AGO Opinion 00036
Use of CPA Designation and Related Phrases
DATE: October 10, 2000
SUBJECT: Use of CPA Designation and Related Phrases
REQUESTED BY: Annette Harmon, Board of Public Accountancy
WRITTEN BY: Lynn A. Melson, Assistant Attorney General
You have inquired about the use of the term CPA or phrases the Board believes to imply CPA certification. Specifically, you have asked whether an individual who has passed the Uniform CPA Examination and who has been issued a certificate under Neb. Rev. Stat. § 1-114 or § 1-124 may use the following terms or phrases:
1. "CPA" or "Certified Public Accountant",
2. "CPA certificate holder" or "Certified Public Accountant certificate holder",
3. "CPA Registrant",
4. "registered as a CPA certificate holder",
5. "passed CPA examination" or "successful completion of the CPA examination" or any other phrase indicated he/she has passed the CPA exam,
6. "member of the Nebraska Society of CPAs (or Nebraska Society of Certified Public Accountants) (or NSCPA)",
7. "member of the American Institute of CPAs (or American Institute of Certified Public Accountants) (or AICPA)".
Under the Nebraska Public Accountancy Act, Neb. Rev. Stat. §§ 1-105 to 1-171(1997 and Supp. 1999), a certificate of certified public accountant is issued by the Board to someone who has passed the uniform CPA examination. In order to obtain a permit to engage in the practice of public accountancy in Nebraska, a person must hold the certificate of Certified Public Accountant and have met certain statutory experience requirements. Therefore, there are certain individuals who have passed the examination and who have received a certificate of Certified Public Accountant pursuant to Neb. Rev. Stat. § 1-114, but who are not actively engaged in the practice of public accountancy.
Neb. Rev. Stat. § 1-122 (1) provides that a person "who has been issued a certificate as a Certified Public Accountant and who holds a permit under subdivision (1)(a) of § 1-136 . . . and any person who is classified as inactive under § 1-136, shall be styled and known as a Certified Public Accountant and may also use the abbreviation CPA."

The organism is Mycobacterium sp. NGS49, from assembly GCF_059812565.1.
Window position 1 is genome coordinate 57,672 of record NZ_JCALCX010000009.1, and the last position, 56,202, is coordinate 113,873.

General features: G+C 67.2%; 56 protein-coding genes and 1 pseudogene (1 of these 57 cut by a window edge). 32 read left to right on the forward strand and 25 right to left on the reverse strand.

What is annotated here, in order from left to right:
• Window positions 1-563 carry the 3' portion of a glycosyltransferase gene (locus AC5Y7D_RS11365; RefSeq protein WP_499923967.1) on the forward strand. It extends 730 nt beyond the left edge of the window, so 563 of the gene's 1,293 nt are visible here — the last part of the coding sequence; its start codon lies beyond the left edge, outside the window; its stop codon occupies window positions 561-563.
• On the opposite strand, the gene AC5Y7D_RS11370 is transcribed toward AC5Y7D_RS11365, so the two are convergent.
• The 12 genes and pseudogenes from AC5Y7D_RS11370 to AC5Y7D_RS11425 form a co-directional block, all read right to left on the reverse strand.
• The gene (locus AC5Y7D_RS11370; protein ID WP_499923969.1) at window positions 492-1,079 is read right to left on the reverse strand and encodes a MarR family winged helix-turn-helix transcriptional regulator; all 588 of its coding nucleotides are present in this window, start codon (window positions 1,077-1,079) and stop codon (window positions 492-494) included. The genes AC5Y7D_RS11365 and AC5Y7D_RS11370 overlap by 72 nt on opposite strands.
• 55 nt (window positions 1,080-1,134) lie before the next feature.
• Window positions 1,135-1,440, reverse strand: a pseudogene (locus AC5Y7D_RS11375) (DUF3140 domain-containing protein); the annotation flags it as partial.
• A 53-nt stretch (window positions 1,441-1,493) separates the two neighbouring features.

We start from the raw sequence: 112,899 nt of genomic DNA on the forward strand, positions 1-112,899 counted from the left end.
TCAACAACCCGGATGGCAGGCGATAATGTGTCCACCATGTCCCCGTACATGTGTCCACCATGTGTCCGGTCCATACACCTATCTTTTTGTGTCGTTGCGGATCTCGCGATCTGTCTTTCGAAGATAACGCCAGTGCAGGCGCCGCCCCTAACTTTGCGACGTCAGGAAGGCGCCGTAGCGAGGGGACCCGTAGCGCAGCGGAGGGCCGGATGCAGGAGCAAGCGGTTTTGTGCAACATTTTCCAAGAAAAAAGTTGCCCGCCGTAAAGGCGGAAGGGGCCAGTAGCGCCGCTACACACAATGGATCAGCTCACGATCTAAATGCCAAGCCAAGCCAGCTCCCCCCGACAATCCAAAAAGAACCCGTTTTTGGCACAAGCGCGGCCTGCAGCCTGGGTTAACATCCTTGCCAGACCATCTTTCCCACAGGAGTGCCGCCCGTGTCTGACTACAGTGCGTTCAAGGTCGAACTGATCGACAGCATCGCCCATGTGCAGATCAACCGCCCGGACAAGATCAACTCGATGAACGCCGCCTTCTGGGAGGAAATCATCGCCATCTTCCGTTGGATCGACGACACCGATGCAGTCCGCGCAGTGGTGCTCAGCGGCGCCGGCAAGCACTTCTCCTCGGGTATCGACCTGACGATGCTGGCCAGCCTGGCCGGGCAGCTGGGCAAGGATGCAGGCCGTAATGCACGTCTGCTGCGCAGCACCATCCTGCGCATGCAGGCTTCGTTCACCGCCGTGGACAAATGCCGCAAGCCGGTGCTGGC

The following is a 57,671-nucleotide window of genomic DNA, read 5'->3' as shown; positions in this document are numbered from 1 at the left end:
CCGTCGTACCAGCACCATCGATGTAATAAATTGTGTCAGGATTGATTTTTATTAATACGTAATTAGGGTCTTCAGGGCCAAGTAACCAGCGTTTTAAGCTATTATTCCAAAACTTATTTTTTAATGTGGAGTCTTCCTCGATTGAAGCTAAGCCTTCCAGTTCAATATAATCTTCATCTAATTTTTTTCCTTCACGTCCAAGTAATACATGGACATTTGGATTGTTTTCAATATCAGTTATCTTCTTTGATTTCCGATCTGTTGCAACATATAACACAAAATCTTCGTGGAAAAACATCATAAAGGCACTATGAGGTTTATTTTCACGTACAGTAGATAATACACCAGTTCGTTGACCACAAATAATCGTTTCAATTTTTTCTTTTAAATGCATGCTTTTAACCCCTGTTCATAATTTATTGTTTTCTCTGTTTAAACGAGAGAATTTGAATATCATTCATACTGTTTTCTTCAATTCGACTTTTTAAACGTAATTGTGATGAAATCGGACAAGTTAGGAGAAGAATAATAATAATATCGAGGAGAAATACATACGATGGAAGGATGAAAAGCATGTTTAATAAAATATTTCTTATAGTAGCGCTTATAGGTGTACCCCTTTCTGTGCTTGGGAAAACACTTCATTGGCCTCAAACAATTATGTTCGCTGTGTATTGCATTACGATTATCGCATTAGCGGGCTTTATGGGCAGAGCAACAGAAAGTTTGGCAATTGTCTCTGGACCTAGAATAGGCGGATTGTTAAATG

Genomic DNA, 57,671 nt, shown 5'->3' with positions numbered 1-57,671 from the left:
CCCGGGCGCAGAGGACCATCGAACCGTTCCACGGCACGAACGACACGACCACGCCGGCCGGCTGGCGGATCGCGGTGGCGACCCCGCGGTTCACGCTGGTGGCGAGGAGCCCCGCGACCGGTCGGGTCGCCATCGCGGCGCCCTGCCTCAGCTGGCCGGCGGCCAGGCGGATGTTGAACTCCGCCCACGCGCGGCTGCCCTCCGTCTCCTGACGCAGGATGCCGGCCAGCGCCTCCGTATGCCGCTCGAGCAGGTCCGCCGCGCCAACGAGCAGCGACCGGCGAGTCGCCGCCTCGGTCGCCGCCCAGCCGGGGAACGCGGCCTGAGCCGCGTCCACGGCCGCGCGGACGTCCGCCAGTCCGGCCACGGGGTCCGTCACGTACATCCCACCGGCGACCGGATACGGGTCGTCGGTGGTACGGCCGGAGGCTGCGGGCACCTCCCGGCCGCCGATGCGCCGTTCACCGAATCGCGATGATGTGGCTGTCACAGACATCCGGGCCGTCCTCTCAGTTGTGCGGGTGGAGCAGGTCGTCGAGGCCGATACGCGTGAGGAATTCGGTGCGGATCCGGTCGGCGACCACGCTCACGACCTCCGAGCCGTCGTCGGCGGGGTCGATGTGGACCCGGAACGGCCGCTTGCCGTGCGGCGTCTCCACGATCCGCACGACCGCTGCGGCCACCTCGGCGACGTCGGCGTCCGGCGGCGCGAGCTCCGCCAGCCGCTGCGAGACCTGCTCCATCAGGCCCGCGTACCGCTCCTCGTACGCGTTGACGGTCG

Neb. Rev. Stat. § 1-151 provides that only a person who is classified as inactive or who has been issued a certificate and holds a permit may "assume or use the title or designation certified public accountant or the abbreviation CPA or any other title, designation, words, letters, abbreviation, sign, card, or device tending to indicate that such person is a Certified Public Accountant . . . ."
Finally, Neb. Rev. Stat. § 1-155(1) provides as follows:
No person, partnership, or limited liability company shall assume or use the title or designation certified accountant, chartered accountant, enrolled accountant,licensed accountant, or registered accountant or any other title or designation likely to be confused with certified public accountant or public accountant or any of the abbreviations C.A., P.A., E.A., R.A., or L.A., other similar abbreviations likely to be confused with CPA.
In prior informal correspondence with the Board, we have concluded that, although the statutes in question are not entirely clear, one cannot use the CPA designation until one has obtained a certificate of certified public accountant, the requisite work experience, and either a permit to practice or classification as inactive. In our view, this represents a reasonable interpretation of the pertinent statutes. Therefore, an individual who holds only a certificate may not use the term CPA, the first term about which you have inquired.